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Graphic novel from Homalco First Nation aims to spark youth interest in traditional teachings

A sample from a graphic novel in the works that's based on stories from Homalco First Nation.  (Submitted by Tchadas Leo - image credit)
A sample from a graphic novel in the works that's based on stories from Homalco First Nation. (Submitted by Tchadas Leo - image credit)

In the middle of winter a young man is sent by his father to bathe in the river as part of a practice he is meant to complete every morning for one year as he comes of age.

This is just one of the stories depicted in a new graphic novel made by the Homalco First Nation, whose traditional territory stretches across Bute Inlet on the British Columbia coast about 200 kilometres north of Vancouver.

Alina Pete, who is from Little Pine First Nation in Saskatchewan but lives in Surrey, B.C., is writing and illustrating this story for the graphic novel that is meant to pass down traditional knowledge from Homalco elders.

"I think it's absolutely one of the best ways to reach out to people," said Pete.

"It's been an amazing opportunity."

The stories are based on recordings of Homalco First Nations elders made in the '90s that were used in a podcast series. Pete and two other Indigenous artists, Valen Onstine and Gord Hill, were asked to take those stories and transfer them to the page.

The artists went to Bute Inlet last year along with some community elders to see the landscapes they would be illustrating in the novel and ask questions.

"Coming into someone else's community and then being tasked with representing them in a really good, authentic, honest way was like a big responsibility," said Pete.

Alina Pete in the middle showing a picture she drew while on a trip to Bute Inlet, B.C.
Alina Pete in the middle showing a picture she drew while on a trip to Bute Inlet, B.C.

Alina Pete in the middle showing a picture she drew while on a trip to Bute Inlet, B.C. (Submitted by Tchadas Leo)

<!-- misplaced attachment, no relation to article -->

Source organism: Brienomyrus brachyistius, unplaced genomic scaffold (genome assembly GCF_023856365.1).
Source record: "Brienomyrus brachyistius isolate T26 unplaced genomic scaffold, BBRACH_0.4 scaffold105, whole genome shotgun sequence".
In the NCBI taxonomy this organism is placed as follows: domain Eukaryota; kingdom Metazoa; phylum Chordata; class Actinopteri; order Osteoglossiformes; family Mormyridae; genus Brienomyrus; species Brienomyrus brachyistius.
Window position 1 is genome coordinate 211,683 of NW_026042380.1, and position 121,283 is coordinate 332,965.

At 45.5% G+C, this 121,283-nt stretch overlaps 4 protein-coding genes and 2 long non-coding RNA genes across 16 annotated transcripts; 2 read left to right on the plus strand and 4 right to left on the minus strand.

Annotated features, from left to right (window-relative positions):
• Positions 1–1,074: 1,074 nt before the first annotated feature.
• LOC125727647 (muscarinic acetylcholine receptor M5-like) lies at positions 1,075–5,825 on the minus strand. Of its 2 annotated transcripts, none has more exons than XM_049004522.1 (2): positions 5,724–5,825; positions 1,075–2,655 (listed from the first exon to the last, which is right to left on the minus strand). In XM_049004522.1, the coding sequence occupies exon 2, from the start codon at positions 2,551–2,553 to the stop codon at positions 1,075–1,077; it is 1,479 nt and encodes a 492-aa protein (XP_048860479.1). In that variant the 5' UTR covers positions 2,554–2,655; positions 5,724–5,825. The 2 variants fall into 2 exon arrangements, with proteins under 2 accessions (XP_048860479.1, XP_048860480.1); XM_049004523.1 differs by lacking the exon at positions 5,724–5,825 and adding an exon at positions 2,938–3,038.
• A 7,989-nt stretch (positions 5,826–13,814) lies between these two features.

Tchadas Leo, project manager for the graphic novel, also worked on the podcast the stories were used in. The graphic novel is being funded by Education Without Borders, a charity that supports educational opportunities for children in Canada and South Africa, which also funded the podcast.

"The vision for it is definitely for the youth, that's the main goal," said Leo, a member of the Homalco First Nation and Stillaguamish Tribe of Indians in Washington State.

The graphic novel does not yet have a title and is expected to be finished by the summer. Leo said they have budgeted to have several hundred copies printed and it will be left up to the Homalco First Nation to decide how it will be distributed.

Homalco Chief Darren Blaney said the book will be used in places like the community daycare.

"We're working hard to try to get the young people to connect back to the stories and the language and start to take an interest," said Blaney.

Sample of work from a graphic novel based on stories from the Homalco First Nation.
Sample of work from a graphic novel based on stories from the Homalco First Nation.

A sample of work from a graphic novel based on stories from the Homalco First Nation. (Submitted by Tchadas Leo)

Blaney was also on the boat trip up the Bute Inlet with the artists. He said there are many more locations where traditional stories take place that aren't able to be shared in this book.

"It's bringing that connection to the stories, connection to the territory and and the teaching, so it's reversing what residential school did," said Blaney.

"That's the exciting part of it."